Probable airframe issue with Airbus A320neo pose another woe in the sky4 min read . Updated: 18 Sep 2019, 10:18 PM IST
- French aerospace major Airbus SE has identified a problem with the centre of gravity envelope of A320neo planes
- A DGCA official said it is a potential problem with the airframe, not an engine issue
New Delhi: Indian carriers operating Airbus A320 Neo family planes, including IndiGo, GoAir, Air India and Vistara, will now have to significantly reduce their cargo load as these planes, like the grounded Boeing 737 Max planes, could nosedive due to pitch controllability issues.
Indian civil aviation regulator Directorate General of Civil Aviation (DGCA), which will not issue its own Airworthiness Directive (AD) to airlines in this regard, has asked Indian operators of Airbus A320 Neo family planes, including A32 Neo, to follow a 31 July directive by European civil aviation regulator, European Union Aviation Safety Agency (EASA).
The EASA directed airlines operating similar planes to limit center of gravity envelope of the aircraft by limiting cargo intake inside the plane so that this problem doesn’t arise on such aircraft during flight.
“Analysis and laboratory testing of the behaviour of the flight control laws of the A320neo identified a reduced efficiency of the angle of attack protection when the aeroplane is set in certain flight configurations and in combination with specific manoeuvres commanded by the flight crew, as described through Section 2 of Airbus Flight Operations Transmission 999.0059/19," EASA said in a 31 July directive.
“This condition, although never encountered during operations, if not corrected, could lead to excessive pitch attitude, possibly resulting in increased flight crew workload," it said. “To address this potential unsafe condition, Airbus issued the AFM TR, limiting the centre of gravity envelope, which prevents the aforementioned condition, and the Flight Operations Transmission 999.0059/19, providing aeroplane loading recommendations."
To implement this directive, Indian operators of Airbus A320 Neo planes will have to keep the rearmost of its five cargo compartment empty to prevent an excessive rear centre of gravity which could lead to the aircraft to a nose dive under certain conditions. This will bring down the total cargo capacity of such airlines by atleast 1.5 tonnes.
“This is basically a load management issue. Human and cargo weight will need to be appropriately positioned, so that the center of gravity envelope is not disturbed, and there is no issue with the pitch," said a senior DGCA official, who requested anonymity.
Aircraft motion on its lateral axis is called pitch, which is a measure of how far a plane’s nose is tilted up or down.
There are five cargo compartments located in the fuselage of an A320 neo aircraft. While, the load in the first two cargo compartments can be filled, airlines have been advised fewer loads on the third and fourth compartment, while mandatorily keeping the fifth compartment empty, as per the EASA directive.
“DGCA is conducting random checks on the domestic operators of A320 Neo aircraft. In fact we conducted several checks during the last two days as we want to ensure that the directive is implemented properly," the DGCA official mentioned above said.
It must, however, be noted that a scenario involving pitch controllability issues that could lead an Airbus A320 Neo plane to nosedive was identified by French aerospace major Airbus SE on Airbus Development simulator during standard development of new computer system, ELAC System (Elevator Aileron Computer System).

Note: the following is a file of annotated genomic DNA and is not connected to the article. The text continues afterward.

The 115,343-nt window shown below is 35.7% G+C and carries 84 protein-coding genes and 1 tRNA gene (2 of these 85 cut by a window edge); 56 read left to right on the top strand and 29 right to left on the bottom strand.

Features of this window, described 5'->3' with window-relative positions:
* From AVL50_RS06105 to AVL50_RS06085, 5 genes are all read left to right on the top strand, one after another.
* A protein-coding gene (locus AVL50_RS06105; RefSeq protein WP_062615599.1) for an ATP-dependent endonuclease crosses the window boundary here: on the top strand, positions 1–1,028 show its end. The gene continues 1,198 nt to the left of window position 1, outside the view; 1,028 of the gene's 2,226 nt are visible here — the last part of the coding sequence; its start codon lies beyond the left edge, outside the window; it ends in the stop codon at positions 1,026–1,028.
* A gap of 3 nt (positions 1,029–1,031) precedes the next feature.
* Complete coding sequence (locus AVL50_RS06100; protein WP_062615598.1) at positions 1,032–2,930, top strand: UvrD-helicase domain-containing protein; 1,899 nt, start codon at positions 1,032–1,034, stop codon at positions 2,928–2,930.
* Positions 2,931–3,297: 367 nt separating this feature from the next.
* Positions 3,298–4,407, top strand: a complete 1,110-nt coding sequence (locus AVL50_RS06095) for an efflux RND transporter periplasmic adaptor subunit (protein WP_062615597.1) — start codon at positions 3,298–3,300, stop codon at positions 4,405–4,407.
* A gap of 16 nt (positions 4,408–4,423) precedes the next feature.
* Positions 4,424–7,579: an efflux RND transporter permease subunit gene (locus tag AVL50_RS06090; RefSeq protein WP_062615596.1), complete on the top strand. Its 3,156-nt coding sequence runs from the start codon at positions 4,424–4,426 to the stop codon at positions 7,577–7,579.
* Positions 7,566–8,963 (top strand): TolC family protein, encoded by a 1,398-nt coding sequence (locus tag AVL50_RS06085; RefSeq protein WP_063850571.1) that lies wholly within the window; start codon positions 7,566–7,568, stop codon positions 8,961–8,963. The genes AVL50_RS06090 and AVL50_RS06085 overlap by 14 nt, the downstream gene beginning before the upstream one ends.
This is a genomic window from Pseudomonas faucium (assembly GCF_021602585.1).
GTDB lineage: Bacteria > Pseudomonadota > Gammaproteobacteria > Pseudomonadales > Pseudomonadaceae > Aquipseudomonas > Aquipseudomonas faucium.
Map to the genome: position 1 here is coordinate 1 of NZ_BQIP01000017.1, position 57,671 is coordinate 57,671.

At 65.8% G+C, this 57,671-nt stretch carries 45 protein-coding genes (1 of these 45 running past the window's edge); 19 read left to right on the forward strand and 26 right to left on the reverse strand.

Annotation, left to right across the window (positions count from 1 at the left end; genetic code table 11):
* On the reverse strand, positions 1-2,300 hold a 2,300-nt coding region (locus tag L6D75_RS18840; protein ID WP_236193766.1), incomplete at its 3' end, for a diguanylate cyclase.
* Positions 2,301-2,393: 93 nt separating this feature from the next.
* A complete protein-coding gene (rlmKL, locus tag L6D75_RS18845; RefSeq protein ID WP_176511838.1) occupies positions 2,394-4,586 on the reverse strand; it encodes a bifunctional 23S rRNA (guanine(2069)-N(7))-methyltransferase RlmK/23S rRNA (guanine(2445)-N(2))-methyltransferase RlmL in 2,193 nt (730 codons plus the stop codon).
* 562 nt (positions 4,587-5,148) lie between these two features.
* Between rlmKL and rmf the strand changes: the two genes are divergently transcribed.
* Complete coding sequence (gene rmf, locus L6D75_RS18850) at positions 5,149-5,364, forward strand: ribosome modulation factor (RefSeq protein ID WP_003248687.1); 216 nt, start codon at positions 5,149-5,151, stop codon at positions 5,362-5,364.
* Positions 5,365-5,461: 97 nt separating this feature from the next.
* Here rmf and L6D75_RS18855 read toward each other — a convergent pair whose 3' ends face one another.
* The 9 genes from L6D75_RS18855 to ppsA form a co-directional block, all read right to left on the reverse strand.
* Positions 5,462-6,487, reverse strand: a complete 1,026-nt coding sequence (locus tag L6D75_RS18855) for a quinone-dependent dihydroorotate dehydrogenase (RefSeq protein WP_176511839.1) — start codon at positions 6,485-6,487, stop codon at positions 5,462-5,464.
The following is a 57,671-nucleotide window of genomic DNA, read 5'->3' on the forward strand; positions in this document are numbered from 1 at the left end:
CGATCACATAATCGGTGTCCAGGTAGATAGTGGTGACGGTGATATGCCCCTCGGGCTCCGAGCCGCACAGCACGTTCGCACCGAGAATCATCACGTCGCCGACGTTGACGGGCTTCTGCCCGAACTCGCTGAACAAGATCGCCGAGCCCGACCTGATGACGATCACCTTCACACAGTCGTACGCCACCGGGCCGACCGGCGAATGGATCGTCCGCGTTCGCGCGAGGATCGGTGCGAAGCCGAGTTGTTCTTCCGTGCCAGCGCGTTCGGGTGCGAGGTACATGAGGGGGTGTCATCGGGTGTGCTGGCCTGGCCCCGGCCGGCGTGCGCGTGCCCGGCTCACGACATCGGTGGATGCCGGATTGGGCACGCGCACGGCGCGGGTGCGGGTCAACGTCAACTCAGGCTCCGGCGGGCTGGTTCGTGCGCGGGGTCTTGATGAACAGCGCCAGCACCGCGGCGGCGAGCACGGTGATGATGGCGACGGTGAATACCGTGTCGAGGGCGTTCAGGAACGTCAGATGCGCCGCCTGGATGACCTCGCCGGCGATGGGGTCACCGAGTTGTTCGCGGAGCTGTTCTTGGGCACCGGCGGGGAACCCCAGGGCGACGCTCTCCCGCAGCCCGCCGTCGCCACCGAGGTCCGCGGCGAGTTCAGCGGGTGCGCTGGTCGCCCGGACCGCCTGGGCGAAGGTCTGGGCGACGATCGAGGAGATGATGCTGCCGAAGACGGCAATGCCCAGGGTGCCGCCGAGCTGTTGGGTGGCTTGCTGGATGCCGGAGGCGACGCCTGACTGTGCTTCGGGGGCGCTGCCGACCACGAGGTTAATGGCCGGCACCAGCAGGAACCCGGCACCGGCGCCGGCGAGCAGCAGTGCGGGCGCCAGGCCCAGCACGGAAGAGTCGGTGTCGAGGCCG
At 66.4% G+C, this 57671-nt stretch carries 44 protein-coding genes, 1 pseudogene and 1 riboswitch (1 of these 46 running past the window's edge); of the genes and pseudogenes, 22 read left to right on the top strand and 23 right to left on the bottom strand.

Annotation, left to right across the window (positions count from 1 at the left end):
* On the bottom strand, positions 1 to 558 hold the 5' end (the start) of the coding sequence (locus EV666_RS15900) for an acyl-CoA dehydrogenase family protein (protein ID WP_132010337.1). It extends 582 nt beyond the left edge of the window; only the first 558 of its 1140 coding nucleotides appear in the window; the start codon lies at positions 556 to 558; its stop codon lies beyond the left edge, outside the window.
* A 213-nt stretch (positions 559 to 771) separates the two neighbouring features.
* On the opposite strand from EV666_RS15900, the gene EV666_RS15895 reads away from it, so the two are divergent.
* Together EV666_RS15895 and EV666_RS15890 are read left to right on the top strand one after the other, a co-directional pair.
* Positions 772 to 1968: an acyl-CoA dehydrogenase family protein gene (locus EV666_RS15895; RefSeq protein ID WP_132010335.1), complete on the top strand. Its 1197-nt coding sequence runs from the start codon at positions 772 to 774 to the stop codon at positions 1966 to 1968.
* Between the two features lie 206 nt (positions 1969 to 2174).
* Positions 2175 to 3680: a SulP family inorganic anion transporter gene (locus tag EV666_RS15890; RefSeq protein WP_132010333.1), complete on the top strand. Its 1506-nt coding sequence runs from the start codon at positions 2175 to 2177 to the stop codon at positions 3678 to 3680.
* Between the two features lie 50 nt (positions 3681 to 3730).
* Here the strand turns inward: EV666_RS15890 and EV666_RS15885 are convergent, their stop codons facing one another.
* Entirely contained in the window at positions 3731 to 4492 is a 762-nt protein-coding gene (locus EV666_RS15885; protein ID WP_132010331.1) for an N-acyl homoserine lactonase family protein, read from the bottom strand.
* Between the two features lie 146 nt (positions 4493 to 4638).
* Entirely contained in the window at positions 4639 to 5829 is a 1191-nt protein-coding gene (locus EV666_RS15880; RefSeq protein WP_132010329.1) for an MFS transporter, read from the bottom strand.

The pitch controllability issue has not occurred on any Airbus A320 neo planes currently flying around the world.
“There is a need to carry out a comprehensive risk assessment in order to ensure that no other possibility exists or all possibility has been reviewed and mitigating actions defines," said Amit Singh, an airline pilot, and a former Chief of Safety at AirAsia.
“There could be a possibility of the front cargo holds (remaining) empty and the rear hold (being) full. Now despite the hold 5 (rear cargo hold) being empty, there could be a combination of passenger, fuel and cargo loading that could exceed the limits in which case system software needs to be amended to control (load) limit," Singh, who is also a Fellow of UK-based Royal Aeronautical Society, said adding that he’s not sure if all Indian operators of Airbus 320Neo have amended the software since such circumstances didn’t arise in the past.
When contacted, officials from Air India and Vistara said they have conducted safety risk assessment before operating empty rear cargo hold on A320 neo planes. Queries sent to IndiGo and GoAir remained unanswered.
"Airlines routinely receive such notices and directives, and the concerned departments act on it. In the case of the Neos directive, we have adjusted our cargo loading accordingly. This was done soon after we received the notice," said a Vistara official, who didn't want to be quoted.
Meanwhile, Airbus is working on reprogramming the software which controls the systems to keep the aircraft flying in a safe flight envelope. The EASA directive is a temporary fix to mitigate the risk, said the DGCA official mentioned above.
“As Airbus studies more scenarios we expect more issues highlighted and remedies. There are active risks and latent risks. If we tinker with a system there is a high possibility that the latent risks come to fore," said Singh. “This for example is a risk that emerged by introducing the bigger engines on the NEO. Therefore it’s imperative to carry out a change management risk analysis."